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The annual Black Mountain Garden Show and Sale offers plants and garden art from 21 vendors on the lawn of the historic Monte Vista Hotel from 9 a.m-4 p.m. on May 16. It is the 10th annual show and sale.

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Trees, shrubs, perennials, annuals, vegetables, herbs and native plants will tempt gardeners attending the annual Black Mountain Garden Show and Sale.

A gardeners' paradise held once a year, this year it is 9 a.m.-4 p.m. May 16 at the Monte Vista Hotel, 308 W. State St., Black Mountain. Libba Fairleigh, show and sale coordinator, is excited about this year's event.

"Some 15 different committees of the Beautification Committee have worked close to a year to get this year's show and sale ready for area plant lovers," she said.

The annual sale started in 2005 when the late David Boreman and Maggie Krogh, founders, joined forces.

"He invited me to a meeting, and we talked about how to make the sale bigger and draw people to our town," Krogh said. "He and I researched vendors, made lists and contacted them in person and with letters. We got permission to hold the first sale in the Sutton parking lot. We weren't sure we could get vendors or folks to come. The first year, we had 10 vendors and a good size crowd."

Today there will be some 21 seasoned vendors, of which only five are new this year.

This year's event has workshops where gardeners can learn about composting, container gardening, handcrafting hypertufa pots and the medicinal uses of common culinary herbs.

Joe Laudenslayer has worked the event with the Beautification Committee for five years. He helps vendors find their locations.

"This show gives area nurseries a different venue to show their products," he said. "It draws a lot of people each year, and I see some shoppers come two and three times on sale day."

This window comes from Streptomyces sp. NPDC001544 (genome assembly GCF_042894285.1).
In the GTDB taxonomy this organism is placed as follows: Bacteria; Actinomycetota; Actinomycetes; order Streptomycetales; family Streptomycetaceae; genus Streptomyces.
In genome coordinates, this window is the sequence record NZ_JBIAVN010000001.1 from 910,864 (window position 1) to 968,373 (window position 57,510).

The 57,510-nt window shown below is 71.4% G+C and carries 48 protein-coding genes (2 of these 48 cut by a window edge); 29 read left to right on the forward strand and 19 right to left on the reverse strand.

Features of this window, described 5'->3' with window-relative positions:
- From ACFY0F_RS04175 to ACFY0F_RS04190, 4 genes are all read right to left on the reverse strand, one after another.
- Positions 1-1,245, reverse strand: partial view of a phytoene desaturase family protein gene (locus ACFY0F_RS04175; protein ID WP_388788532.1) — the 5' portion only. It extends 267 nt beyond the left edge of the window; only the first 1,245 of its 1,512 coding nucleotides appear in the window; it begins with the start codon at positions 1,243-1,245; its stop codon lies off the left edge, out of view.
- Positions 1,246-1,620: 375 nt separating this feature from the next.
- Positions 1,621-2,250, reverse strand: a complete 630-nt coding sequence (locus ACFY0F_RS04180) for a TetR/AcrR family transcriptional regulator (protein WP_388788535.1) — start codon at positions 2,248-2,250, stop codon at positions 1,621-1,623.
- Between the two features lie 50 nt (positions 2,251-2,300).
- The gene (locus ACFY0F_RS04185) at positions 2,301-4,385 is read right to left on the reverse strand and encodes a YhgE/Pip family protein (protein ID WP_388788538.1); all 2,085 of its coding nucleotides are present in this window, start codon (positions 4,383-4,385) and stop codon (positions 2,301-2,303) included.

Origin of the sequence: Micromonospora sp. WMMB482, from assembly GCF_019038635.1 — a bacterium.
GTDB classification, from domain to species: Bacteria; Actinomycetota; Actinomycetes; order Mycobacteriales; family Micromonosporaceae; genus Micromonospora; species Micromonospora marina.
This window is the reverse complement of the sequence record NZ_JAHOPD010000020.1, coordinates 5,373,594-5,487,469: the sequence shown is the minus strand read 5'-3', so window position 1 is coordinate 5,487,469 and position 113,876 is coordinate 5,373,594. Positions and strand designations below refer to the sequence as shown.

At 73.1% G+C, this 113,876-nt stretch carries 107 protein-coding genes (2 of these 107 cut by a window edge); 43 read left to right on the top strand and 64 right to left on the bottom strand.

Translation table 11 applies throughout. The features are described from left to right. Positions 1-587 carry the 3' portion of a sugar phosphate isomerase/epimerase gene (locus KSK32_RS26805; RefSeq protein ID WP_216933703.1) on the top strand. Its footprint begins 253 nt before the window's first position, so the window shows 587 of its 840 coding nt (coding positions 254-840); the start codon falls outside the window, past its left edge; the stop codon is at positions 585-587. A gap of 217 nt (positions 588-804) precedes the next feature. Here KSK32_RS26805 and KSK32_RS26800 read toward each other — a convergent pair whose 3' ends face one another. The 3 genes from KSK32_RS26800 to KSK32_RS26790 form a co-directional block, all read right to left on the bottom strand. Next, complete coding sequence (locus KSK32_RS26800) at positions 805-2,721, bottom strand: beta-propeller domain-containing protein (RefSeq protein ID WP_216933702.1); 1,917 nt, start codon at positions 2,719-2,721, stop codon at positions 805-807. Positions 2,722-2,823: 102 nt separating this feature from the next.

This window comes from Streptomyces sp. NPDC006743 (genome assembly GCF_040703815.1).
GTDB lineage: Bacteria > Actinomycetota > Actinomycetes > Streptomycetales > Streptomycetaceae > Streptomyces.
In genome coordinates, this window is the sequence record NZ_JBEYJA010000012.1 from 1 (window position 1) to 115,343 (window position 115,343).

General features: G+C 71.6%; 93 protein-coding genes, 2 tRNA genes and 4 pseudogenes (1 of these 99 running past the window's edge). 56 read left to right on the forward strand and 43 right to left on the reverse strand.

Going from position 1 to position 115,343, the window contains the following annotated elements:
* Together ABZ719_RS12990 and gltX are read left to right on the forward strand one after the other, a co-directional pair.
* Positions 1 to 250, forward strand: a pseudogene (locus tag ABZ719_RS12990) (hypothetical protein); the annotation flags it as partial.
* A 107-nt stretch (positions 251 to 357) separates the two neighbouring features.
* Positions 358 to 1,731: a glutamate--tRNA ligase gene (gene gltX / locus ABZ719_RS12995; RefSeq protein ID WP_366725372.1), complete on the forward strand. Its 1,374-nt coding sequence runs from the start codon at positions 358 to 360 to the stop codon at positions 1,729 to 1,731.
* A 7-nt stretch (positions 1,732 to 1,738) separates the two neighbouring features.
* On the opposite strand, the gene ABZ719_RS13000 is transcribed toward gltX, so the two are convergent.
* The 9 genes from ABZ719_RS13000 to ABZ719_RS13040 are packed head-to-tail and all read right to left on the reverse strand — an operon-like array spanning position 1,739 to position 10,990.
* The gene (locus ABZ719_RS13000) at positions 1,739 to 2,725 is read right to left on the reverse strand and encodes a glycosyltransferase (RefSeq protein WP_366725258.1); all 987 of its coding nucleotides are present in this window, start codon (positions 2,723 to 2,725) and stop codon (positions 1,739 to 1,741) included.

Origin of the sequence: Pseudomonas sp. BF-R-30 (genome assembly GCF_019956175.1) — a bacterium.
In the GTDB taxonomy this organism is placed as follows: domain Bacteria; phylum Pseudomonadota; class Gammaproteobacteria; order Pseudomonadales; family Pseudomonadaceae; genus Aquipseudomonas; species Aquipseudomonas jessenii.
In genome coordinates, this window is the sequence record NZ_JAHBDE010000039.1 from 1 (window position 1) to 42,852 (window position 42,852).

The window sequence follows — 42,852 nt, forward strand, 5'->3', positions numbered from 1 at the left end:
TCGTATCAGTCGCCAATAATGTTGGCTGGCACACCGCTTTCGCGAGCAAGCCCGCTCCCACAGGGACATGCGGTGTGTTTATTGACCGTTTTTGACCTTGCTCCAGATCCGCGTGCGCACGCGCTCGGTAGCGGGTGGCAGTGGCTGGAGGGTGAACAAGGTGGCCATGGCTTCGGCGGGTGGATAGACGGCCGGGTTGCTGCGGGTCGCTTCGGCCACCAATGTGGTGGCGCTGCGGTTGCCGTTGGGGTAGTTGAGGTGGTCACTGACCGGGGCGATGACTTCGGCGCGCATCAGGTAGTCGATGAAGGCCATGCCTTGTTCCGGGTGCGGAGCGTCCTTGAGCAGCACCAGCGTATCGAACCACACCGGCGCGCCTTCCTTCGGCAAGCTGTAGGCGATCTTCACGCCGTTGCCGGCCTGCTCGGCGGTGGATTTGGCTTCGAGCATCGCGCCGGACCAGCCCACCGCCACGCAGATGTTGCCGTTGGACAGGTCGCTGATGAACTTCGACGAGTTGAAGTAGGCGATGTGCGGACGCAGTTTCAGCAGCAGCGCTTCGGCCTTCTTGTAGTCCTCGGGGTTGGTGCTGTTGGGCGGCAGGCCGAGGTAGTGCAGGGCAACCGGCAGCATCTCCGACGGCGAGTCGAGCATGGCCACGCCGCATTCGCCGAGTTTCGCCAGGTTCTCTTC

Jeff Seitz of Appalachian Creek Nursery and Landscape has participated in the Black Mountain Garden Show and Sale for 10 years.

"It is great public relations for a business like mine," he said. "I'll have cottage roses again this year, perennials, annuals and lots of shrubs. I'll also have the shade-loving Red Twig Dogwoods in chartreuse."

Burton Edwards of J&B Herb Farms in Roxboro will be back this year.

"I've been coming for 10 years, and I love the town of Black Mountain and the customers that shop with me year-after-year," he said. "It is a one-day event that makes the 200-mile trip well worth it. I am a certified organic herb farm and also sell heirloom tomatoes and garden art."

Kathy Kelly is returning for the third year to hold a workshop on making hypertufa pots (the workshop is at 12:30 p.m.).

"I am a gardener and know the gardener's mind, so the show is a lot of fun for me," she said.

Martha Baldwin looks forward to the annual sale and plans to shop for unusual trees and plants along with the traditional ones.

Farleigh says the Beautification Committee works to make sure the vendors are comfortable and have what they need. Mary Leonard White and Kemper Boreman greet the vendors when they are first setting up their displays at 6 a.m.

Throughout the day they ply them with coffee from Dynammite Coffee and sweets made by Beautification Committee members.

The Clothes Line Sale is new. Beautification Committee members will sell their talents. Several people will sell 10 hours of weeding. Another member will sell the planting of 50 bulbs, and someone else will do a lasagna dinner.

They will be listed for a flat price on separate sheets on a clothesline.

Susan Chabot has made a quilt that will be raffled during the afternoon. Tickets can be purchased from committee members and at the Monte Vista.

Bronte Lamm says she would not miss the annual garden sale.

"It is a phenomenal array of plants that grow well in our area, and it is held at a classic property site," she said.

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